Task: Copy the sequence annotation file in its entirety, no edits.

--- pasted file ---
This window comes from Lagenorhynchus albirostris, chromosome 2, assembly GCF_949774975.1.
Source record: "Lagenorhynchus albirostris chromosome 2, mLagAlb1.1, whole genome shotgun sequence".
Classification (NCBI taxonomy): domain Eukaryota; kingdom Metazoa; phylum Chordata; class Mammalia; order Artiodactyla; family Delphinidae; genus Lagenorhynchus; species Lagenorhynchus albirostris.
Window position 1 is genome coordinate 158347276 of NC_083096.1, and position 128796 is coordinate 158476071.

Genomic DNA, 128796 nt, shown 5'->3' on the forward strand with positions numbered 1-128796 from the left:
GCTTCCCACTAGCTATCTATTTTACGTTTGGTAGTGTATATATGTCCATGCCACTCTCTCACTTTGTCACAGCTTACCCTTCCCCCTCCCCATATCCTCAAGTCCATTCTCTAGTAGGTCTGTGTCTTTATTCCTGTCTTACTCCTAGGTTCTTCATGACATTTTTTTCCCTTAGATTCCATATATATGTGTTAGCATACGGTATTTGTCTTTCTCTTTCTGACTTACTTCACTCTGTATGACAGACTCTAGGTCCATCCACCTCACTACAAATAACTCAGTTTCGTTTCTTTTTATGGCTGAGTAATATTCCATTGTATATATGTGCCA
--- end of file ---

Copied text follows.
This window comes from Lagenorhynchus albirostris, chromosome 2, assembly GCF_949774975.1.
Source record: "Lagenorhynchus albirostris chromosome 2, mLagAlb1.1, whole genome shotgun sequence".
Classification (NCBI taxonomy): domain Eukaryota; kingdom Metazoa; phylum Chordata; class Mammalia; order Artiodactyla; family Delphinidae; genus Lagenorhynchus; species Lagenorhynchus albirostris.
Window position 1 is genome coordinate 158347276 of NC_083096.1, and position 128796 is coordinate 158476071.

Genomic DNA, 128796 nt, shown 5'->3' on the forward strand with positions numbered 1-128796 from the left:
GCTTCCCACTAGCTATCTATTTTACGTTTGGTAGTGTATATATGTCCATGCCACTCTCTCACTTTGTCACAGCTTACCCTTCCCCCTCCCCATATCCTCAAGTCCATTCTCTAGTAGGTCTGTGTCTTTATTCCTGTCTTACTCCTAGGTTCTTCATGACATTTTTTTCCCTTAGATTCCATATATATGTGTTAGCATACGGTATTTGTCTTTCTCTTTCTGACTTACTTCACTCTGTATGACAGACTCTAGGTCCATCCACCTCACTACAAATAACTCAGTTTCGTTTCTTTTTATGGCTGAGTAATATTCCATTGTATATATGTGCCA